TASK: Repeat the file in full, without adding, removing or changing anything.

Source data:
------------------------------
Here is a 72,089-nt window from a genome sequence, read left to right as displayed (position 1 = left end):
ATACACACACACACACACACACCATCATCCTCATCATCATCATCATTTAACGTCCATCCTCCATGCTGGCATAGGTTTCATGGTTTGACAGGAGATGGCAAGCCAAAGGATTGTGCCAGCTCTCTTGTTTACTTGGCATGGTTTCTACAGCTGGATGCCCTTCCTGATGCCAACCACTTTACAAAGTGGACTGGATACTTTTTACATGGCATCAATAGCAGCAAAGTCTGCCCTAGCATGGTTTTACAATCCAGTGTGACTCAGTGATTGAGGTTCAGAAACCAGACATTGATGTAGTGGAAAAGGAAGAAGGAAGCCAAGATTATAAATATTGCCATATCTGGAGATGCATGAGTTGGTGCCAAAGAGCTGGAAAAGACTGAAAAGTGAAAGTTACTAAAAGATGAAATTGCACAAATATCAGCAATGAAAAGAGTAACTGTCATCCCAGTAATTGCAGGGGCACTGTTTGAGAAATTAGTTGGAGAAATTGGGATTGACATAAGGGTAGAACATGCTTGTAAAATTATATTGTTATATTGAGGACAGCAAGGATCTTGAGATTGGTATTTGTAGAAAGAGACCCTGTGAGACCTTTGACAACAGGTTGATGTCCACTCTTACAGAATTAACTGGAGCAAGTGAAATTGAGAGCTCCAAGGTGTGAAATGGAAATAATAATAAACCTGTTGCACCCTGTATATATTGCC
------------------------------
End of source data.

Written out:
Here is a 72,089-nt window from a genome sequence, read left to right as displayed (position 1 = left end):
ATACACACACACACACACACACCATCATCCTCATCATCATCATCATTTAACGTCCATCCTCCATGCTGGCATAGGTTTCATGGTTTGACAGGAGATGGCAAGCCAAAGGATTGTGCCAGCTCTCTTGTTTACTTGGCATGGTTTCTACAGCTGGATGCCCTTCCTGATGCCAACCACTTTACAAAGTGGACTGGATACTTTTTACATGGCATCAATAGCAGCAAAGTCTGCCCTAGCATGGTTTTACAATCCAGTGTGACTCAGTGATTGAGGTTCAGAAACCAGACATTGATGTAGTGGAAAAGGAAGAAGGAAGCCAAGATTATAAATATTGCCATATCTGGAGATGCATGAGTTGGTGCCAAAGAGCTGGAAAAGACTGAAAAGTGAAAGTTACTAAAAGATGAAATTGCACAAATATCAGCAATGAAAAGAGTAACTGTCATCCCAGTAATTGCAGGGGCACTGTTTGAGAAATTAGTTGGAGAAATTGGGATTGACATAAGGGTAGAACATGCTTGTAAAATTATATTGTTATATTGAGGACAGCAAGGATCTTGAGATTGGTATTTGTAGAAAGAGACCCTGTGAGACCTTTGACAACAGGTTGATGTCCACTCTTACAGAATTAACTGGAGCAAGTGAAATTGAGAGCTCCAAGGTGTGAAATGGAAATAATAATAAACCTGTTGCACCCTGTATATATTGCC